A star team rather than a team of stars

Back-to-back champion…the victorious Rajasthan team with the Ranji Trophy at the M. A. Chidambaram Stadium.-V. GANESAN

Rajasthan bucked the odds, upset scripts and closed out games. It has not been the most talented of teams — man to man several sides in the Elite division score over Rajasthan — but not many hunt in a pack like Rajasthan does, writes S. Dinakar.

‘All for one and one for all'. That was the theme of Rajasthan's astonishing back-to-back Ranji Trophy title triumphs. “In this team, we enjoy each other's success. And we regret each other's failure. Everybody is equal,” said skipper Hrishikesh Kanitkar at the end of it all.

Indeed, Rajasthan's journey upwards from the Plate division last season is of the spirit-lifting kind. The side bucked the odds, upset scripts and closed out games. It has not been the most talented of teams — man to man several sides in the Elite division score over Rajasthan — but not many hunt in a pack like Rajasthan does.

Kanitkar's men looked adversity in the eye. Given up for dead in the league phase, Rajasthan kept the faith. It roared back to outplay Saurashtra and Orissa in its last two matches to qualify for the knock-out phase. “In this side, there is nobody who plays better than the other. You only play better than the other on a given day,” Kanitkar said.

As the fragrance of victory swirled around the team at the M. A. Chidambaram Stadium after the summit clash — Rajasthan retained the title on the basis of a massive 326-run first innings lead over Tamil Nadu — the side's work ethics came to the fore. Here was a disciplined side that stuck to its game-plan with fierce focus. Winning the toss is one thing, but out-batting the host in the manner that Rajasthan did is another thing altogether. The team lost only two wickets in the first two days on a surface of low bounce that gradually deteriorated. A total of 621 meant the Rajasthan bowlers could apply the pressure on Tamil Nadu.

This was a season where Rajasthan had several heroes. Robin Bist, a well-organised batsman who comprehends the ebb and flow of a game, became the only player in the Ranji season to make 1000 or more runs. The right-hander with sound footwork notched up 1034 runs from 10 matches at 86.16. Bist has poise and inning-building skills.

Pankaj Singh, the big-built, large-hearted paceman, prised out 34 batsmen in 10 matches at 30.32. He employed his strong shoulders to hit the deck and extract bounce of most surfaces.

Rituraj Singh, with his whippy action and fuller length, is a different paceman from Pankaj. It's here that the two complement each other.

The wiry Rituraj made a distinct impression by moving the ball both ways. He used his wrist to good effect and was nippy off the surface. Given his quick-arm release, the batsmen struggled to pick the direction of deviation.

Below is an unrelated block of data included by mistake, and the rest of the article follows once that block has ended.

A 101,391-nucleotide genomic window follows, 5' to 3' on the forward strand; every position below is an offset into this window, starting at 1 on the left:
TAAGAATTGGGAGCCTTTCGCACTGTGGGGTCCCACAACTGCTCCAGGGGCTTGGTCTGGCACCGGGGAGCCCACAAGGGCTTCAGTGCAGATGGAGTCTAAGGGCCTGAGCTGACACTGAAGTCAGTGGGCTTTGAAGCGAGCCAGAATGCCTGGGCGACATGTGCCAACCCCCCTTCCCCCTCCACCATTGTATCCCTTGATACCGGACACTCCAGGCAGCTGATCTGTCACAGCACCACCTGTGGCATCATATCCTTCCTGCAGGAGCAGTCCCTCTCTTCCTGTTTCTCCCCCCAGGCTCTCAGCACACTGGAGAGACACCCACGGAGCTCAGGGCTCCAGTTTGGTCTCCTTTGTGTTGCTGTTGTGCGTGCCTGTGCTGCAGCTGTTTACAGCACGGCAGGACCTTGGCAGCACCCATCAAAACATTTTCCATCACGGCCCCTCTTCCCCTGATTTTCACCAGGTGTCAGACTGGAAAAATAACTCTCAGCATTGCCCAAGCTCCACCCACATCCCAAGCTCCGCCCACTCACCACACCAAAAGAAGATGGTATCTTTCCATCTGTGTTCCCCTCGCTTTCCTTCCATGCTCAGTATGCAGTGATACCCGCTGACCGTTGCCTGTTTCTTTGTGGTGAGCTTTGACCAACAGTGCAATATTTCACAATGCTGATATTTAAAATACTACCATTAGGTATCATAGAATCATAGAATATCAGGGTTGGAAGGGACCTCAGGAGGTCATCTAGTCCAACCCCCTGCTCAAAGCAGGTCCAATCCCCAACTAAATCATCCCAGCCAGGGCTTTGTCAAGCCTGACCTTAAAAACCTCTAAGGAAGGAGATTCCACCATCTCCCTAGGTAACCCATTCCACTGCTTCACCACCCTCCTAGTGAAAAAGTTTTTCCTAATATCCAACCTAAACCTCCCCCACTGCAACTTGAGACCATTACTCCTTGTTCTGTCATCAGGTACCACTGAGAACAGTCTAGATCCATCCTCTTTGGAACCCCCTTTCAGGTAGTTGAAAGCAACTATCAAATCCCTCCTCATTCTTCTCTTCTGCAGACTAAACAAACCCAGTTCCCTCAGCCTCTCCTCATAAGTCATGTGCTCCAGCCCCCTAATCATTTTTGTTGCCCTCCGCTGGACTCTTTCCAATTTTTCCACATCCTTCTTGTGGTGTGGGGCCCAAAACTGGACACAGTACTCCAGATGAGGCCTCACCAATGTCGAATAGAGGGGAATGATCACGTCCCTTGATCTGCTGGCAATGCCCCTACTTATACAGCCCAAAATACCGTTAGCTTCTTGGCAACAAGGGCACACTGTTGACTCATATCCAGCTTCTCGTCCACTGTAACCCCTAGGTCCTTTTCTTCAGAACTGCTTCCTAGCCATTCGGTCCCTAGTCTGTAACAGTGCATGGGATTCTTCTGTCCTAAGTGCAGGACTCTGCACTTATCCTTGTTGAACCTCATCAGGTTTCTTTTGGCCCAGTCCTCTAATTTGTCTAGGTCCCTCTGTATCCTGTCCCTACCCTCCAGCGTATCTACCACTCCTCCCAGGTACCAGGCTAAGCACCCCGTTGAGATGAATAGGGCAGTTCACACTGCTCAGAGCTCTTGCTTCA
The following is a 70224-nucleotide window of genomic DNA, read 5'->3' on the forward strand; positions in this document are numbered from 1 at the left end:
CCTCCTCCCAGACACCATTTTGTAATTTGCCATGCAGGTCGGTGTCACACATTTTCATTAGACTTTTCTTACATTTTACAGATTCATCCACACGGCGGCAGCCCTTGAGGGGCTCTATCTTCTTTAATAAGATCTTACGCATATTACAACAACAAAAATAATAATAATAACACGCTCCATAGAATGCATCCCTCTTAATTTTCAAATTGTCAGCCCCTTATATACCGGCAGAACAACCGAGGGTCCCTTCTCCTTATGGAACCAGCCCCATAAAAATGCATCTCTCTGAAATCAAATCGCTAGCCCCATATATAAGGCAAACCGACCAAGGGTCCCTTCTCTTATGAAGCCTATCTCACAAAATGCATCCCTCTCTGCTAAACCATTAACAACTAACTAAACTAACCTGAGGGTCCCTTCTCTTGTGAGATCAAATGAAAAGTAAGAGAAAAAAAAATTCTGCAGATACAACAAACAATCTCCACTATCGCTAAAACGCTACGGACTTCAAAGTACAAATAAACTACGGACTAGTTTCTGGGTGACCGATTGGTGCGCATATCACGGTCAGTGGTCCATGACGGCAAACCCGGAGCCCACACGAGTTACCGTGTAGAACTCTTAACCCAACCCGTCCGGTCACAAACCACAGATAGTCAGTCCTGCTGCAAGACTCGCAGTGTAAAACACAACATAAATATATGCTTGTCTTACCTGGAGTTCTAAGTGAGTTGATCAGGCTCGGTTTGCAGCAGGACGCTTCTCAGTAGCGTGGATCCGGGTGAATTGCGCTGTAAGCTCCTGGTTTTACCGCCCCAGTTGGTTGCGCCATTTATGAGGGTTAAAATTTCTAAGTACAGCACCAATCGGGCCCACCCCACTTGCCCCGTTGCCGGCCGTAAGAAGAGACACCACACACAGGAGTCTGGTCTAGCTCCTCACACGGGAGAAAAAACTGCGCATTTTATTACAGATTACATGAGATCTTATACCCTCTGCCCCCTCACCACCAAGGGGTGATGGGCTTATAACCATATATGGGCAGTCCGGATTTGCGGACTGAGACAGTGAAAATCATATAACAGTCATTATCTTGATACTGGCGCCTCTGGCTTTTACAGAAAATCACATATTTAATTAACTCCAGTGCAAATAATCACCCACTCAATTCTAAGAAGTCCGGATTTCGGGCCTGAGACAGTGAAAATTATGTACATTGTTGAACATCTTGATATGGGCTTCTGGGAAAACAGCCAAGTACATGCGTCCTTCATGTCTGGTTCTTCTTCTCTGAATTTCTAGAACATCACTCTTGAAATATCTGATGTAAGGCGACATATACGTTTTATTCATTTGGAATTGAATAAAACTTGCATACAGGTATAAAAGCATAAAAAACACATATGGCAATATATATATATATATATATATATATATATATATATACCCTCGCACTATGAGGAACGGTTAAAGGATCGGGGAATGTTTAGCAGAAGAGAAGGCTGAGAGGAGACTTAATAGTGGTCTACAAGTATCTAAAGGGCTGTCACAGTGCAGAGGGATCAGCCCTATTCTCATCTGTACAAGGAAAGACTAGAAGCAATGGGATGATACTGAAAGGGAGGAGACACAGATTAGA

On a high…members of the Rajasthan team are accorded a warm welcome on arrival in Jaipur.-PTI

Rituraj was the impact player for Rajasthan — he swung games in his team's favour. In just five matches, he picked up 26 wickets at a stunning 15.03. He was able to adjust to the pitches — from the seaming track at Rohtak in the last four where he tormented the Haryana batsman to the one with low bounce in the final.

Vineet Saxena was another standout performer for Rajasthan who was able to adapt to different conditions. The gritty opener made a distinct impression in the semifinals where the pacemen had a lot going for them. On a track that played slower and where the ball kept low at Chepauk in the summit clash, he played out time during his influential 257, occupying the crease for a mammoth 907 minutes.

Saxena has a tight technique and puts a price on his wicket. In 10 matches, he made 897 runs at 52.76.

In skipper Kanitkar, Rajasthan possesses a captain who is both smart and calm. He is a wily campaigner who knows when to apply the squeeze on the opposition. He is patient and can make the rights moves on the field without too many noticing his work.

Kanitkar has also proved to be an able leader of men. He often talks about the unity in the camp which he attributes to the team spending weeks together at the Rajasthan Cricket Academy in Jaipur.

In seniors Aakash Chopra and Rashmi Ranjan Parida, the two other seasoned professional players in the side, Rajasthan had committed cricketers who blended with the younger bunch.

Chopra's 142 against host Hyderabad in the quarterfinals was a crucial effort. The compact opener bailed his side out along with wicketkeeper-batsman Dikshit Yaglik when Rajasthan was struggling at 129 for five on day one. Both came up with centuries and Rajasthan went on to win the match on first innings lead.

Rajasthan's depth came to the fore during the season. Paceman Deepak Chahar and left-handed batsman Ashok Maneria, both key players in the team's triumph last season, missed the crucial phase including the last stretch owing to fitness concerns. But then, Rajasthan was able to find replacements. Among them was the impressive Rituraj.

This Rajasthan team has the ability to retain its intensity levels on the field and build pressure. Even when Dinesh Karthik produced a heroic 150 in the final, the team had the match well under control.

Though the Rajasthan team is without any stars, it packs a punch as a unit.